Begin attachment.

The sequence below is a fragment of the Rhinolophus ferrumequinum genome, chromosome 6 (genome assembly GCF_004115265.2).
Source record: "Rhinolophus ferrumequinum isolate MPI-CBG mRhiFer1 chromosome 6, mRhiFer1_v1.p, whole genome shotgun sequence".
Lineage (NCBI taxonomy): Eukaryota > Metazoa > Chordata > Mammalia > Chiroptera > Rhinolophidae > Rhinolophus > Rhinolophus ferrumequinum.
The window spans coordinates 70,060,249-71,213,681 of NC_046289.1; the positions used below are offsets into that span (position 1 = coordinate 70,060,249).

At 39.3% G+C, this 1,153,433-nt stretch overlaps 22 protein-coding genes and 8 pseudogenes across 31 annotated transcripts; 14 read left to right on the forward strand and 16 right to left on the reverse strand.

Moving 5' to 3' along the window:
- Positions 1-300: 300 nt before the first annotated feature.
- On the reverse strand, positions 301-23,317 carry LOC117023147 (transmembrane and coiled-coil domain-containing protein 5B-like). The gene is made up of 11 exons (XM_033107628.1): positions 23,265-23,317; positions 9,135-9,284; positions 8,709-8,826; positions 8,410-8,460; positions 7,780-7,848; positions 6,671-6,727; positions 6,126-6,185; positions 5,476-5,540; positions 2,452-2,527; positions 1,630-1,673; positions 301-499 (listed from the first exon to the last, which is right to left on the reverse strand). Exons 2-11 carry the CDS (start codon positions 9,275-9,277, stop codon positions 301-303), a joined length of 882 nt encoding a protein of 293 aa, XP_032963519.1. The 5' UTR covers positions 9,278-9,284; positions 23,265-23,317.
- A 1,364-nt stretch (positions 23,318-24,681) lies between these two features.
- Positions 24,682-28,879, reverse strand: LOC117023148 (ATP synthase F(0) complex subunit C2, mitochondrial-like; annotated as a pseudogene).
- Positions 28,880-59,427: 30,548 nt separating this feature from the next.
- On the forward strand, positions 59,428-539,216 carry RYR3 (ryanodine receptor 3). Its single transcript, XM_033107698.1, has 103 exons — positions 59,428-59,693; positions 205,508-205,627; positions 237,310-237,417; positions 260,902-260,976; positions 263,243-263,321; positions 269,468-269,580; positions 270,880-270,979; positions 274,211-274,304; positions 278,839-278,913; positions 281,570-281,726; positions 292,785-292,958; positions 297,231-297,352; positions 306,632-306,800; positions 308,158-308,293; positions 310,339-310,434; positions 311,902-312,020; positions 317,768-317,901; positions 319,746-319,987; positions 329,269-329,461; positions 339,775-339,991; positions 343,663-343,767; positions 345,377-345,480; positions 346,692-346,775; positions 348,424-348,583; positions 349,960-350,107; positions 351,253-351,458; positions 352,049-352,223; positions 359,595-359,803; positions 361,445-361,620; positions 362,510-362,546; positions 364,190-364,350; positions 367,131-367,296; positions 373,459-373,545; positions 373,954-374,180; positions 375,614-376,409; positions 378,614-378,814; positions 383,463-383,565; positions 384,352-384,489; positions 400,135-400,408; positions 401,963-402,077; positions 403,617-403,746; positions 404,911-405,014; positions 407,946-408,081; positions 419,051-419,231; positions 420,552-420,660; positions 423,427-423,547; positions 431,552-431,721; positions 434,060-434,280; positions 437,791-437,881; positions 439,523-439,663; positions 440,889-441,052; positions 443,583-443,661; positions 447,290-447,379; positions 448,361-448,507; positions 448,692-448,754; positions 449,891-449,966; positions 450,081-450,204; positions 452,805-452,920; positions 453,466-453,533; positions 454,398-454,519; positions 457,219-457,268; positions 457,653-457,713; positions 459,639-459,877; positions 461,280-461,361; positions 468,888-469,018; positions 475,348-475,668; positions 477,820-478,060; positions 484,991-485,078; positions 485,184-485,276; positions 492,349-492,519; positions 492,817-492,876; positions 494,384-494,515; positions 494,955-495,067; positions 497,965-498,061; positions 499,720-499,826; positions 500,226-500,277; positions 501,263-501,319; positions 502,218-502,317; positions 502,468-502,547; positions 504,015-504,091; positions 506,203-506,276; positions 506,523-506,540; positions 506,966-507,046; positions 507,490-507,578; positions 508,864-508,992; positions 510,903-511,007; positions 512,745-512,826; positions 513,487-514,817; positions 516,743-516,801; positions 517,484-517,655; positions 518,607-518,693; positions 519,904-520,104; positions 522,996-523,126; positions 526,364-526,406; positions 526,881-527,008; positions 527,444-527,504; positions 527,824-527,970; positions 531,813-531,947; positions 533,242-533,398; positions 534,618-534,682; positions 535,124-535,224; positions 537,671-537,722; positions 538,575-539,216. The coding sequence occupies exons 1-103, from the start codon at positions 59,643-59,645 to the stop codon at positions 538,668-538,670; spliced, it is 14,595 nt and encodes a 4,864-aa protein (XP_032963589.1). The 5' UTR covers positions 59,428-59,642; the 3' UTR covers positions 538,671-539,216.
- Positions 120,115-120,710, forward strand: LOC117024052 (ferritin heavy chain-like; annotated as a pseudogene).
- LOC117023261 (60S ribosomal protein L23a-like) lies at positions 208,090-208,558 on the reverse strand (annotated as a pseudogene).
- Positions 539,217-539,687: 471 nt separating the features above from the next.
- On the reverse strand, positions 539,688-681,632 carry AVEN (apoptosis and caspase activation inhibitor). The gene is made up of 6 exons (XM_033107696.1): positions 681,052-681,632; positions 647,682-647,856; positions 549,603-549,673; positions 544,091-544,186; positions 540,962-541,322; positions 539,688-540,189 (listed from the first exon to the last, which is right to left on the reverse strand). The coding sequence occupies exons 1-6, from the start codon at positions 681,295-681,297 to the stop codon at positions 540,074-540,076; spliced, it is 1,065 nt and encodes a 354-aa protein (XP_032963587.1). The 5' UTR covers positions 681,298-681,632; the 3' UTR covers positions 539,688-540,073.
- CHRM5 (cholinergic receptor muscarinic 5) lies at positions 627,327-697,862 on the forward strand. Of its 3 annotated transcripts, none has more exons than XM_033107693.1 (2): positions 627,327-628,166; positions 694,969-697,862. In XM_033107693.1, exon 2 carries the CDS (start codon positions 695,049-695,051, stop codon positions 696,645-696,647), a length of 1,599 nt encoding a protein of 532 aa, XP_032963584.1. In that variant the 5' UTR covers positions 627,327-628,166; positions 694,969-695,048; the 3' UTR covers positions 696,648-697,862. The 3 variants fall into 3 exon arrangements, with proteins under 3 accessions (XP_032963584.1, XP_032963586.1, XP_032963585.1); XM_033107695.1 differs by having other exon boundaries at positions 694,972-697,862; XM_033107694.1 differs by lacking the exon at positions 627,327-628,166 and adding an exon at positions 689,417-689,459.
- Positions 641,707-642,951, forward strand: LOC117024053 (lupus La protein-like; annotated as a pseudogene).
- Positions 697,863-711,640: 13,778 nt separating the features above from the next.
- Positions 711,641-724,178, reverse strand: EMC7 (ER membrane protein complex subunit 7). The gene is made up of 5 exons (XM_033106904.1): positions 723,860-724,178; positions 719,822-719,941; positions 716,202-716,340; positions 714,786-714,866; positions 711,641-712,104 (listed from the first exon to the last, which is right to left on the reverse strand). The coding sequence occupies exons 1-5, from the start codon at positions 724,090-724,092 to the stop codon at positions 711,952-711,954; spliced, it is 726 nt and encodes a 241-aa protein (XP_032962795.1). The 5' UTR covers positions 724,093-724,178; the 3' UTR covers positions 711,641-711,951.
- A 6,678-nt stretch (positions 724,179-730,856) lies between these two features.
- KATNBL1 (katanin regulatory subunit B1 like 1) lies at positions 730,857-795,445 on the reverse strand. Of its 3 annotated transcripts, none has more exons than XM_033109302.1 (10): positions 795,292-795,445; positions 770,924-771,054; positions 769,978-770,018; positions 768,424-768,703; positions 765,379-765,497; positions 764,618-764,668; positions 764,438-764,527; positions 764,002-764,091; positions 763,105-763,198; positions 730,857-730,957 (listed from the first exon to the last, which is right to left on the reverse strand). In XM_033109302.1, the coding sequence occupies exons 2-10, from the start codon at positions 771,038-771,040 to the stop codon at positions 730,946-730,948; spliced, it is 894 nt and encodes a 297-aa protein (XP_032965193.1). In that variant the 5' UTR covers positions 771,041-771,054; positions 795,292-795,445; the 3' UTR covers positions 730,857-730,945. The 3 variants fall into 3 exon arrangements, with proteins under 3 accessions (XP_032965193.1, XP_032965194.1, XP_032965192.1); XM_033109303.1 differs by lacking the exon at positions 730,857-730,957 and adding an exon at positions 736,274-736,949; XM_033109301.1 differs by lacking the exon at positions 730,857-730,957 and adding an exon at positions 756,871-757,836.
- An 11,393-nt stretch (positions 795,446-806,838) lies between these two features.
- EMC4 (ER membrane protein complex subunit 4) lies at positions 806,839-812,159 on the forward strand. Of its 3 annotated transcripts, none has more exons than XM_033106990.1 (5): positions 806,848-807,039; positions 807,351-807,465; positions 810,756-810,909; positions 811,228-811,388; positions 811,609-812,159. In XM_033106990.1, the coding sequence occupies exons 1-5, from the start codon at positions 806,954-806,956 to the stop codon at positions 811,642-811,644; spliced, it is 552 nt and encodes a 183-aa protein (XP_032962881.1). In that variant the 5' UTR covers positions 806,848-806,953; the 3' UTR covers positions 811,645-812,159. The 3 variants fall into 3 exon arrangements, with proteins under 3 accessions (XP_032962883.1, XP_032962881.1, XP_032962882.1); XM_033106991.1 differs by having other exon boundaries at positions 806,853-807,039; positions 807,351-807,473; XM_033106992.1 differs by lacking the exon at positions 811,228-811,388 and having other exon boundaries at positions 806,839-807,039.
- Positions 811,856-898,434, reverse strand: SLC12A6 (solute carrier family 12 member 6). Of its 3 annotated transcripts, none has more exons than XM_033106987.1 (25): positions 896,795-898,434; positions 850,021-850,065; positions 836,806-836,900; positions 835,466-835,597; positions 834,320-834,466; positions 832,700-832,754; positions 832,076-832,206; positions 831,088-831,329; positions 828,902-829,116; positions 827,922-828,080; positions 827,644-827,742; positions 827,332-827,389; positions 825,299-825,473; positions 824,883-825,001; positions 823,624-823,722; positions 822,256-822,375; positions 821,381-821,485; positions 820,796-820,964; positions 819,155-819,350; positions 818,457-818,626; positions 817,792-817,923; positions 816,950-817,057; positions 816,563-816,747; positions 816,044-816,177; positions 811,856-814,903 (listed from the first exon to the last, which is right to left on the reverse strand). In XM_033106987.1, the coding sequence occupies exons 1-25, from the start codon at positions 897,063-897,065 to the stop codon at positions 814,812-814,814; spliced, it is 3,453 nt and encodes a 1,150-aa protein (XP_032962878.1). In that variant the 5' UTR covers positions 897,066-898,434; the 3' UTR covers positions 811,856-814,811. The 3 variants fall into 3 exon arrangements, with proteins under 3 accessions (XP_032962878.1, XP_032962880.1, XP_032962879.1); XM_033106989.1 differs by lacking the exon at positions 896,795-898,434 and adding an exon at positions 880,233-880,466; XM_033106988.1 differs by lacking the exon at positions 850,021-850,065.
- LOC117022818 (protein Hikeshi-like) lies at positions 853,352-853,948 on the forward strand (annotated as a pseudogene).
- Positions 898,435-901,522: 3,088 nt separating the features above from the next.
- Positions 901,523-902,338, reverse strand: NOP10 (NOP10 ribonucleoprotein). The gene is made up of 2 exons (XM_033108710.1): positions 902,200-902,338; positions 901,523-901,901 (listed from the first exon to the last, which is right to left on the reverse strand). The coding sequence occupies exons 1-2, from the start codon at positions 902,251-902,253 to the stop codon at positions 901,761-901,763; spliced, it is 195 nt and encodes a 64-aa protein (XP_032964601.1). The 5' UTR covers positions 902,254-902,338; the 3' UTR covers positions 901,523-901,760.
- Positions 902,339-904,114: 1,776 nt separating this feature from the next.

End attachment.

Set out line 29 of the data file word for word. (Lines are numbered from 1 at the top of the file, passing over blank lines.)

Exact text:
- Positions 902,339-904,114: 1,776 nt separating this feature from the next.